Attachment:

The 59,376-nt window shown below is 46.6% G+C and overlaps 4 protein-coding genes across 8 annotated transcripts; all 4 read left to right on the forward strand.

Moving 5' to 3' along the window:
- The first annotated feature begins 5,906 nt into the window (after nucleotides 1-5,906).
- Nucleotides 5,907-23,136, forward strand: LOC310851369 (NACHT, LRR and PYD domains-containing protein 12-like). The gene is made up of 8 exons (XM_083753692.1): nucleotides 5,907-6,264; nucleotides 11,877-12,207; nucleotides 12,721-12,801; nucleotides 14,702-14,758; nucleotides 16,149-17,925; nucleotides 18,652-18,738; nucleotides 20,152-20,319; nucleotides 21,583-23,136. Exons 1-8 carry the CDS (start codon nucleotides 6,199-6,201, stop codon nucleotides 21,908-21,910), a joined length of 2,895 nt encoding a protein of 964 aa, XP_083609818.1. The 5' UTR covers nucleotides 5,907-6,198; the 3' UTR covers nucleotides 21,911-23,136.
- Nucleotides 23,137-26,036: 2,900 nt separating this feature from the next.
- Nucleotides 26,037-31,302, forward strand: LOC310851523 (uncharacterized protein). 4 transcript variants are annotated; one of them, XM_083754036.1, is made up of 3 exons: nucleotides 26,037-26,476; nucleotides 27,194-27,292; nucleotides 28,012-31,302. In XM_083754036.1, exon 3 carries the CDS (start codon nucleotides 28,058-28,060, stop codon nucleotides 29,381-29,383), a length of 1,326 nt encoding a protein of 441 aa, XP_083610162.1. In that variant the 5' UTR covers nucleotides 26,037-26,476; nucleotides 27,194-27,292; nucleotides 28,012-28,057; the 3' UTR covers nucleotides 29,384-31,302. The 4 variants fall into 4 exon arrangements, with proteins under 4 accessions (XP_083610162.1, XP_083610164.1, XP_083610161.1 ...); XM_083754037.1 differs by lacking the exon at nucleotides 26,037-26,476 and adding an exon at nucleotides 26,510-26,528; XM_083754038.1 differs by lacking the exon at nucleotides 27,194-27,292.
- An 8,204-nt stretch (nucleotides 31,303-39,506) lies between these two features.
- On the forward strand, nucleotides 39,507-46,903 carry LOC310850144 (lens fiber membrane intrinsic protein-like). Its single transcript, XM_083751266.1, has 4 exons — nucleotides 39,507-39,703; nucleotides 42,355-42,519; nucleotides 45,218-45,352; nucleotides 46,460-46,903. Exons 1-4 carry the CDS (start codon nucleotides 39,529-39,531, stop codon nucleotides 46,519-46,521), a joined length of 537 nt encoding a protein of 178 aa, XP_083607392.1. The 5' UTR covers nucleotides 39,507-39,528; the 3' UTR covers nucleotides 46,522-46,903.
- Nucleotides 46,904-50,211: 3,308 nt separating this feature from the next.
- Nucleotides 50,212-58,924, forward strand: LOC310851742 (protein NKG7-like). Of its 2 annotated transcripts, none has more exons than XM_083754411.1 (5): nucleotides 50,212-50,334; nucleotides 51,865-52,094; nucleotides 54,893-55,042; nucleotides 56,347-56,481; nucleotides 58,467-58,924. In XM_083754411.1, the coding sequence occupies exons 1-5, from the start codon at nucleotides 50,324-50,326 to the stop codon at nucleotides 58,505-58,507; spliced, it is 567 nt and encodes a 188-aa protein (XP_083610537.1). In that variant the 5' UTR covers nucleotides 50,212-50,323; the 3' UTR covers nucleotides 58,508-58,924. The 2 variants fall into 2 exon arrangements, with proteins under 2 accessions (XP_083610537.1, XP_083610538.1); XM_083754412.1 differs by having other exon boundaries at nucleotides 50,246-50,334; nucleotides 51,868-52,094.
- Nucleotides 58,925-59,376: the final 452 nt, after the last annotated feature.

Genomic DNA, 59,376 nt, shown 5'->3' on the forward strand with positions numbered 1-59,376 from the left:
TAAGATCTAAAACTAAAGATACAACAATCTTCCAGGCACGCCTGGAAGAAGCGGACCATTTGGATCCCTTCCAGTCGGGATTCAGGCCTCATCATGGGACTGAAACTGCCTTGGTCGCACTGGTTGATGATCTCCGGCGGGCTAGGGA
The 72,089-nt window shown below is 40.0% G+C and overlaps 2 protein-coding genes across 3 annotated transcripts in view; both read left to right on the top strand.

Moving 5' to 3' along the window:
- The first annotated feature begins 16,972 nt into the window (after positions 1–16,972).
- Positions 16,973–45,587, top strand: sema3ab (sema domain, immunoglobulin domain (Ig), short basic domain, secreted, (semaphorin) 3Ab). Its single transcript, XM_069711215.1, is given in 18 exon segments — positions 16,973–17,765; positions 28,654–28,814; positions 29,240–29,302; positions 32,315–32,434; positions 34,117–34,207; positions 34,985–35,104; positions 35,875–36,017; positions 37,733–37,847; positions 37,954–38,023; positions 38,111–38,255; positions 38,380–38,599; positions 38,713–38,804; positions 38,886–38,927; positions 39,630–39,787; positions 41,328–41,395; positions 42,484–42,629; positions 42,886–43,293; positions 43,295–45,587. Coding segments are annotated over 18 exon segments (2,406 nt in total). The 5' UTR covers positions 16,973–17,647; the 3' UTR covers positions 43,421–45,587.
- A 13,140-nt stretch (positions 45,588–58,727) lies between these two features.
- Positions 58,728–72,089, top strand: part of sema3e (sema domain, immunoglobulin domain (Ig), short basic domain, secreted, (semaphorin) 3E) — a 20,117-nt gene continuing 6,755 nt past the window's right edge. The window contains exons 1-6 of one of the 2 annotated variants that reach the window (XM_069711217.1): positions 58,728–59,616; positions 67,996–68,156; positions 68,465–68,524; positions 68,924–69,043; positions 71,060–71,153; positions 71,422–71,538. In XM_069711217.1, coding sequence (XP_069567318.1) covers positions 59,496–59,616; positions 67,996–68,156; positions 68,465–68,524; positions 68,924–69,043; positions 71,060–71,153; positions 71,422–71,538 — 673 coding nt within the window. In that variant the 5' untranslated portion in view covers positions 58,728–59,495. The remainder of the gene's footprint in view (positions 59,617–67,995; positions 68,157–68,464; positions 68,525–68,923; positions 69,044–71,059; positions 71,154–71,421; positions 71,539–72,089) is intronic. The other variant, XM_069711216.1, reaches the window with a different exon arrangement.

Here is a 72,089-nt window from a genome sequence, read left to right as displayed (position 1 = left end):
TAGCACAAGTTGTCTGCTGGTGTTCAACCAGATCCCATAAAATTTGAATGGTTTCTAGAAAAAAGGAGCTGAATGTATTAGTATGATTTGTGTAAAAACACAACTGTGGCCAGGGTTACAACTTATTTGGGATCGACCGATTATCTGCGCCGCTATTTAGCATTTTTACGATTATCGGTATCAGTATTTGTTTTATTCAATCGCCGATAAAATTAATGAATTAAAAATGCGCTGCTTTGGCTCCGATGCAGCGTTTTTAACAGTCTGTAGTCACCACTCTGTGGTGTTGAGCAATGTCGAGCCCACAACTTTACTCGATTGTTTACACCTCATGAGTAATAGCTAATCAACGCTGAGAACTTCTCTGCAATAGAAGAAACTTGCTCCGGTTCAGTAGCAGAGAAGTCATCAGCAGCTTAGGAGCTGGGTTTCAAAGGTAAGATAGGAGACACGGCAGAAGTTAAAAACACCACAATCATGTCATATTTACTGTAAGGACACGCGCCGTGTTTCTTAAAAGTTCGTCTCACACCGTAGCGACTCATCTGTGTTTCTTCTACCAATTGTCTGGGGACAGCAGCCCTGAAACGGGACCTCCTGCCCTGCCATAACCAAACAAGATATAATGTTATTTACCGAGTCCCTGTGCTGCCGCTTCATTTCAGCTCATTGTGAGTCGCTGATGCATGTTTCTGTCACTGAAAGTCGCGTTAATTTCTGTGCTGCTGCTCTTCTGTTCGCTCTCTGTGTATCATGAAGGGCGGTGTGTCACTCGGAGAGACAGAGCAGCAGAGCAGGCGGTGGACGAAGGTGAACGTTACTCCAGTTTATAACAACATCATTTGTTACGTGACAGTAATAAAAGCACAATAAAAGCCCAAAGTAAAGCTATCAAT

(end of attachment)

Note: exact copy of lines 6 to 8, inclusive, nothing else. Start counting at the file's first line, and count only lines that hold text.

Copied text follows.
- Nucleotides 26,037-31,302, forward strand: LOC310851523 (uncharacterized protein). 4 transcript variants are annotated; one of them, XM_083754036.1, is made up of 3 exons: nucleotides 26,037-26,476; nucleotides 27,194-27,292; nucleotides 28,012-31,302. In XM_083754036.1, exon 3 carries the CDS (start codon nucleotides 28,058-28,060, stop codon nucleotides 29,381-29,383), a length of 1,326 nt encoding a protein of 441 aa, XP_083610162.1. In that variant the 5' UTR covers nucleotides 26,037-26,476; nucleotides 27,194-27,292; nucleotides 28,012-28,057; the 3' UTR covers nucleotides 29,384-31,302. The 4 variants fall into 4 exon arrangements, with proteins under 4 accessions (XP_083610162.1, XP_083610164.1, XP_083610161.1 ...); XM_083754037.1 differs by lacking the exon at nucleotides 26,037-26,476 and adding an exon at nucleotides 26,510-26,528; XM_083754038.1 differs by lacking the exon at nucleotides 27,194-27,292.
- An 8,204-nt stretch (nucleotides 31,303-39,506) lies between these two features.
- On the forward strand, nucleotides 39,507-46,903 carry LOC310850144 (lens fiber membrane intrinsic protein-like). Its single transcript, XM_083751266.1, has 4 exons — nucleotides 39,507-39,703; nucleotides 42,355-42,519; nucleotides 45,218-45,352; nucleotides 46,460-46,903. Exons 1-4 carry the CDS (start codon nucleotides 39,529-39,531, stop codon nucleotides 46,519-46,521), a joined length of 537 nt encoding a protein of 178 aa, XP_083607392.1. The 5' UTR covers nucleotides 39,507-39,528; the 3' UTR covers nucleotides 46,522-46,903.